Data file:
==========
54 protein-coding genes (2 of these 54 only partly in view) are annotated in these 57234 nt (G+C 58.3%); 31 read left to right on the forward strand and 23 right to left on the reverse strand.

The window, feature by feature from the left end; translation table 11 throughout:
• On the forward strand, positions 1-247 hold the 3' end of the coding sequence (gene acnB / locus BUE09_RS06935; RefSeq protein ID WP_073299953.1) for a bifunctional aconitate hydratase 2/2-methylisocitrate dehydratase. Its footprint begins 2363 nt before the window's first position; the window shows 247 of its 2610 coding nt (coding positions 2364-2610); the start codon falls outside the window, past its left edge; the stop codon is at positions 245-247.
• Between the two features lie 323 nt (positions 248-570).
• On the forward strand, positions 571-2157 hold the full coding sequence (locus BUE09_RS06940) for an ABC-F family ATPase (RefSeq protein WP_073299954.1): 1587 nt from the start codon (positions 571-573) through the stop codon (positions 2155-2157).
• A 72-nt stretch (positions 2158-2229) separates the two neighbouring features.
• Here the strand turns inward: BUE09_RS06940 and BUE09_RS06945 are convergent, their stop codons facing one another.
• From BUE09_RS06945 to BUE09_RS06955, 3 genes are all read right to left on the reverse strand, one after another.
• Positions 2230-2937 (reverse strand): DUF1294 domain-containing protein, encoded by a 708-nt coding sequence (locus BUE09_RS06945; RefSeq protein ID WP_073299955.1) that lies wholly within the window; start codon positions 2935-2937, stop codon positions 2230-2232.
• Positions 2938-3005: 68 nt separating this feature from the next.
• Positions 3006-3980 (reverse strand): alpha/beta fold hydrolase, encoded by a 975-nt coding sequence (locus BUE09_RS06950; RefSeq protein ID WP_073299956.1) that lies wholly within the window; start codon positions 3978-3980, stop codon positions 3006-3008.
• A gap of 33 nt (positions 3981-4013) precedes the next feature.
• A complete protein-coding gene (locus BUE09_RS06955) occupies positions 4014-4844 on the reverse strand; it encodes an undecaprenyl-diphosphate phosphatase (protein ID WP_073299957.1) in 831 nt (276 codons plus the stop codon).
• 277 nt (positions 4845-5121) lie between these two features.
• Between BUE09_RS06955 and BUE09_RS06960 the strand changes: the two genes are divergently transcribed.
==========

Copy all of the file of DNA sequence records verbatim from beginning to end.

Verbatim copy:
54 protein-coding genes (2 of these 54 only partly in view) are annotated in these 57234 nt (G+C 58.3%); 31 read left to right on the forward strand and 23 right to left on the reverse strand.

The window, feature by feature from the left end; translation table 11 throughout:
• On the forward strand, positions 1-247 hold the 3' end of the coding sequence (gene acnB / locus BUE09_RS06935; RefSeq protein ID WP_073299953.1) for a bifunctional aconitate hydratase 2/2-methylisocitrate dehydratase. Its footprint begins 2363 nt before the window's first position; the window shows 247 of its 2610 coding nt (coding positions 2364-2610); the start codon falls outside the window, past its left edge; the stop codon is at positions 245-247.
• Between the two features lie 323 nt (positions 248-570).
• On the forward strand, positions 571-2157 hold the full coding sequence (locus BUE09_RS06940) for an ABC-F family ATPase (RefSeq protein WP_073299954.1): 1587 nt from the start codon (positions 571-573) through the stop codon (positions 2155-2157).
• A 72-nt stretch (positions 2158-2229) separates the two neighbouring features.
• Here the strand turns inward: BUE09_RS06940 and BUE09_RS06945 are convergent, their stop codons facing one another.
• From BUE09_RS06945 to BUE09_RS06955, 3 genes are all read right to left on the reverse strand, one after another.
• Positions 2230-2937 (reverse strand): DUF1294 domain-containing protein, encoded by a 708-nt coding sequence (locus BUE09_RS06945; RefSeq protein ID WP_073299955.1) that lies wholly within the window; start codon positions 2935-2937, stop codon positions 2230-2232.
• Positions 2938-3005: 68 nt separating this feature from the next.
• Positions 3006-3980 (reverse strand): alpha/beta fold hydrolase, encoded by a 975-nt coding sequence (locus BUE09_RS06950; RefSeq protein ID WP_073299956.1) that lies wholly within the window; start codon positions 3978-3980, stop codon positions 3006-3008.
• A gap of 33 nt (positions 3981-4013) precedes the next feature.
• A complete protein-coding gene (locus BUE09_RS06955) occupies positions 4014-4844 on the reverse strand; it encodes an undecaprenyl-diphosphate phosphatase (protein ID WP_073299957.1) in 831 nt (276 codons plus the stop codon).
• 277 nt (positions 4845-5121) lie between these two features.
• Between BUE09_RS06955 and BUE09_RS06960 the strand changes: the two genes are divergently transcribed.